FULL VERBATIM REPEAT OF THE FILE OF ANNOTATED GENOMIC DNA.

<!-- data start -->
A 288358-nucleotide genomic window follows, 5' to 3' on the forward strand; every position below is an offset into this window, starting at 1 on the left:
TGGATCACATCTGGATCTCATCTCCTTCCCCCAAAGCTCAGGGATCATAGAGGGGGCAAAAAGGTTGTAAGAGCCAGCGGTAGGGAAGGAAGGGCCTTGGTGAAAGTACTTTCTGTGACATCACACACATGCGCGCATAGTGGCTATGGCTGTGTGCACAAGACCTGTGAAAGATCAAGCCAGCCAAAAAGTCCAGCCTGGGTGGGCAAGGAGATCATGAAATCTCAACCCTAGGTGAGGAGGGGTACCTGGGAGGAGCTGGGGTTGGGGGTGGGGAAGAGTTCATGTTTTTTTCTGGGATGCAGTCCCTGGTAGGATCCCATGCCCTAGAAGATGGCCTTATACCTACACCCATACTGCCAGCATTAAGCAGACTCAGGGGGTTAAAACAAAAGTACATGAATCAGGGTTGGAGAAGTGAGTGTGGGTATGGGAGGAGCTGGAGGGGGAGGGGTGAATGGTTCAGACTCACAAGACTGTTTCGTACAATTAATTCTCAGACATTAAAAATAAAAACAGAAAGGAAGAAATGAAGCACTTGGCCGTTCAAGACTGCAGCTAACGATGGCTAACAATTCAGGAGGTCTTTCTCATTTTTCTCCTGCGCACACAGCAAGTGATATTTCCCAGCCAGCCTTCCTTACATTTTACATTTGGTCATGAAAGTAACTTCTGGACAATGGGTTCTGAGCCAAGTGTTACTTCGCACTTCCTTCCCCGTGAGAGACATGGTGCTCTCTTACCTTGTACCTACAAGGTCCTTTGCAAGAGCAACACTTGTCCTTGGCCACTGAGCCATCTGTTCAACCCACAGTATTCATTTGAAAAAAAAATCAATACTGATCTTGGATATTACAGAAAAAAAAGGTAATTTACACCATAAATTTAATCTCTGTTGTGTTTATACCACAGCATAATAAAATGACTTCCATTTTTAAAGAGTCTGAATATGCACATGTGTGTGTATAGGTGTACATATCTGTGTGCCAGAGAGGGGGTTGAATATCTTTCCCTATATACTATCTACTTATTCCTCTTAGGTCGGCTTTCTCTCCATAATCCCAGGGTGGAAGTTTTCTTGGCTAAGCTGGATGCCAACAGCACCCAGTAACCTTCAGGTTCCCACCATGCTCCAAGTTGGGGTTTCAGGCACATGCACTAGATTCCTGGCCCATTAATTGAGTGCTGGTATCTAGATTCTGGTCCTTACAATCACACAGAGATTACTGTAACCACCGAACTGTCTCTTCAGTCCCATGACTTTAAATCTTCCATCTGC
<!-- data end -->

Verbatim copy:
A 288358-nucleotide genomic window follows, 5' to 3' on the forward strand; every position below is an offset into this window, starting at 1 on the left:
TGGATCACATCTGGATCTCATCTCCTTCCCCCAAAGCTCAGGGATCATAGAGGGGGCAAAAAGGTTGTAAGAGCCAGCGGTAGGGAAGGAAGGGCCTTGGTGAAAGTACTTTCTGTGACATCACACACATGCGCGCATAGTGGCTATGGCTGTGTGCACAAGACCTGTGAAAGATCAAGCCAGCCAAAAAGTCCAGCCTGGGTGGGCAAGGAGATCATGAAATCTCAACCCTAGGTGAGGAGGGGTACCTGGGAGGAGCTGGGGTTGGGGGTGGGGAAGAGTTCATGTTTTTTTCTGGGATGCAGTCCCTGGTAGGATCCCATGCCCTAGAAGATGGCCTTATACCTACACCCATACTGCCAGCATTAAGCAGACTCAGGGGGTTAAAACAAAAGTACATGAATCAGGGTTGGAGAAGTGAGTGTGGGTATGGGAGGAGCTGGAGGGGGAGGGGTGAATGGTTCAGACTCACAAGACTGTTTCGTACAATTAATTCTCAGACATTAAAAATAAAAACAGAAAGGAAGAAATGAAGCACTTGGCCGTTCAAGACTGCAGCTAACGATGGCTAACAATTCAGGAGGTCTTTCTCATTTTTCTCCTGCGCACACAGCAAGTGATATTTCCCAGCCAGCCTTCCTTACATTTTACATTTGGTCATGAAAGTAACTTCTGGACAATGGGTTCTGAGCCAAGTGTTACTTCGCACTTCCTTCCCCGTGAGAGACATGGTGCTCTCTTACCTTGTACCTACAAGGTCCTTTGCAAGAGCAACACTTGTCCTTGGCCACTGAGCCATCTGTTCAACCCACAGTATTCATTTGAAAAAAAAATCAATACTGATCTTGGATATTACAGAAAAAAAAGGTAATTTACACCATAAATTTAATCTCTGTTGTGTTTATACCACAGCATAATAAAATGACTTCCATTTTTAAAGAGTCTGAATATGCACATGTGTGTGTATAGGTGTACATATCTGTGTGCCAGAGAGGGGGTTGAATATCTTTCCCTATATACTATCTACTTATTCCTCTTAGGTCGGCTTTCTCTCCATAATCCCAGGGTGGAAGTTTTCTTGGCTAAGCTGGATGCCAACAGCACCCAGTAACCTTCAGGTTCCCACCATGCTCCAAGTTGGGGTTTCAGGCACATGCACTAGATTCCTGGCCCATTAATTGAGTGCTGGTATCTAGATTCTGGTCCTTACAATCACACAGAGATTACTGTAACCACCGAACTGTCTCTTCAGTCCCATGACTTTAAATCTTCCATCTGC